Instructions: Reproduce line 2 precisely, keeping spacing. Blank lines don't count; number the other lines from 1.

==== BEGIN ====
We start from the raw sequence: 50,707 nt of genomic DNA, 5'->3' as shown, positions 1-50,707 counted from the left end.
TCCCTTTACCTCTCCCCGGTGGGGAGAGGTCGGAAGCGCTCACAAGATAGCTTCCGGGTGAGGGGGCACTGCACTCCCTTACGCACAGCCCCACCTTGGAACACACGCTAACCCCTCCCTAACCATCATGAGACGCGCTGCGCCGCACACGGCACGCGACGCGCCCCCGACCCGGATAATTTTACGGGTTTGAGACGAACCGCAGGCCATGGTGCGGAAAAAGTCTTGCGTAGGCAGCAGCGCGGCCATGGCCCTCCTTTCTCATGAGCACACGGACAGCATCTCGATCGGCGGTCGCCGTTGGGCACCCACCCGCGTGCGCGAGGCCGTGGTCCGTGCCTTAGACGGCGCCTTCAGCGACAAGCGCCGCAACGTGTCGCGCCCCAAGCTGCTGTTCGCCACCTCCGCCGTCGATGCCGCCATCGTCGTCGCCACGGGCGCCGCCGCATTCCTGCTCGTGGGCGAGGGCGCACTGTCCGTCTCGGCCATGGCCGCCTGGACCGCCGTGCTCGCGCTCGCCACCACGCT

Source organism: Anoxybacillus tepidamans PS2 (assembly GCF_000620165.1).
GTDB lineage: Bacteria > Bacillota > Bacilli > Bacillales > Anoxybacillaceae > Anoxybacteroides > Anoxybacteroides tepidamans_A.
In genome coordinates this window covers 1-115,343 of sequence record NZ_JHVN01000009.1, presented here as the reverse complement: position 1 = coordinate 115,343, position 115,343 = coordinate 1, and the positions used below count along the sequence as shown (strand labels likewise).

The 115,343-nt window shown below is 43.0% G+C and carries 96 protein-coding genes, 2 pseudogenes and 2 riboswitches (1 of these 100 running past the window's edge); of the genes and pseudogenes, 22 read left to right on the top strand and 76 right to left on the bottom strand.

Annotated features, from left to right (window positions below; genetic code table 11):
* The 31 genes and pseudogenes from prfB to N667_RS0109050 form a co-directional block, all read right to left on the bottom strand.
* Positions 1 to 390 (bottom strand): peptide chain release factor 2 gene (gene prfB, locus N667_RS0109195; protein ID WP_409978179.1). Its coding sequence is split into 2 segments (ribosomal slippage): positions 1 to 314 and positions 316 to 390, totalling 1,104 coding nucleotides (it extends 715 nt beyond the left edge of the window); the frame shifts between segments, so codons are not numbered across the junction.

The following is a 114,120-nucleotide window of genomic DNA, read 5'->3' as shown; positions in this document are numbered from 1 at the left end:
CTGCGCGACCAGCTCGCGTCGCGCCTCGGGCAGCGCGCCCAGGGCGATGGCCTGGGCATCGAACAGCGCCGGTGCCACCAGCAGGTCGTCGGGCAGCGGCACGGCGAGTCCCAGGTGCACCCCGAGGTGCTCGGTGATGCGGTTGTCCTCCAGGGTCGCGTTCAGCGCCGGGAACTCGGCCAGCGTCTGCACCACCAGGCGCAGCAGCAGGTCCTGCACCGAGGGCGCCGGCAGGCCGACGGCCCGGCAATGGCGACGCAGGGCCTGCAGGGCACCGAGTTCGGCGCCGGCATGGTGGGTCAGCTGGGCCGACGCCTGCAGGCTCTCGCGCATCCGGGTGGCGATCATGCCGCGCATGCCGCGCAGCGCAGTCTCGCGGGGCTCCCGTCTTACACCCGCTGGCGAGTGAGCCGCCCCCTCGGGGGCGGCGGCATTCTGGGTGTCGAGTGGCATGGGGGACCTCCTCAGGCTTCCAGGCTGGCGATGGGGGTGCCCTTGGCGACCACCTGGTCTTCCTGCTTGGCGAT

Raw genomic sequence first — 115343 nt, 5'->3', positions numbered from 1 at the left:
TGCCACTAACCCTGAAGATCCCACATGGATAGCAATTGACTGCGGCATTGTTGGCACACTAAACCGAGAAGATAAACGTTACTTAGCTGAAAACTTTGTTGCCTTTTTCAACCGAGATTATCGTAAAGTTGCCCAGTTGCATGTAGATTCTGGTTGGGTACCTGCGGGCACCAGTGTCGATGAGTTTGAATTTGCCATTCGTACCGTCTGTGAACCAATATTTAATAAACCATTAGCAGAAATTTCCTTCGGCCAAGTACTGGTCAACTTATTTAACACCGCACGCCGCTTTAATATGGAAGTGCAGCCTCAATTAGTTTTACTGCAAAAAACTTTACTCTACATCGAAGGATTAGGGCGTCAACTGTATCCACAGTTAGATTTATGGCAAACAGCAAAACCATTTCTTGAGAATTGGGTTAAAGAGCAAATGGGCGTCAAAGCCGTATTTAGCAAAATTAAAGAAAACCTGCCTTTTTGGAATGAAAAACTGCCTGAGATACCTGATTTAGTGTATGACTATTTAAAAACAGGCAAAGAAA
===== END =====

TCCCTTTACCTCTCCCCGGTGGGGAGAGGTCGGAAGCGCTCACAAGATAGCTTCCGGGTGAGGGGGCACTGCACTCCCTTACGCACAGCCCCACCTTGGAACACACGCTAACCCCTCCCTAACCATCATGAGACGCGCTGCGCCGCACACGGCACGCGACGCGCCCCCGACCCGGATAATTTTACGGGTTTGAGACGAACCGCAGGCCATGGTGCGGAAAAAGTCTTGCGTAGGCAGCAGCGCGGCCATGGCCCTCCTTTCTCATGAGCACACGGACAGCATCTCGATCGGCGGTCGCCGTTGGGCACCCACCCGCGTGCGCGAGGCCGTGGTCCGTGCCTTAGACGGCGCCTTCAGCGACAAGCGCCGCAACGTGTCGCGCCCCAAGCTGCTGTTCGCCACCTCCGCCGTCGATGCCGCCATCGTCGTCGCCACGGGCGCCGCCGCATTCCTGCTCGTGGGCGAGGGCGCACTGTCCGTCTCGGCCATGGCCGCCTGGACCGCCGTGCTCGCGCTCGCCACCACGCT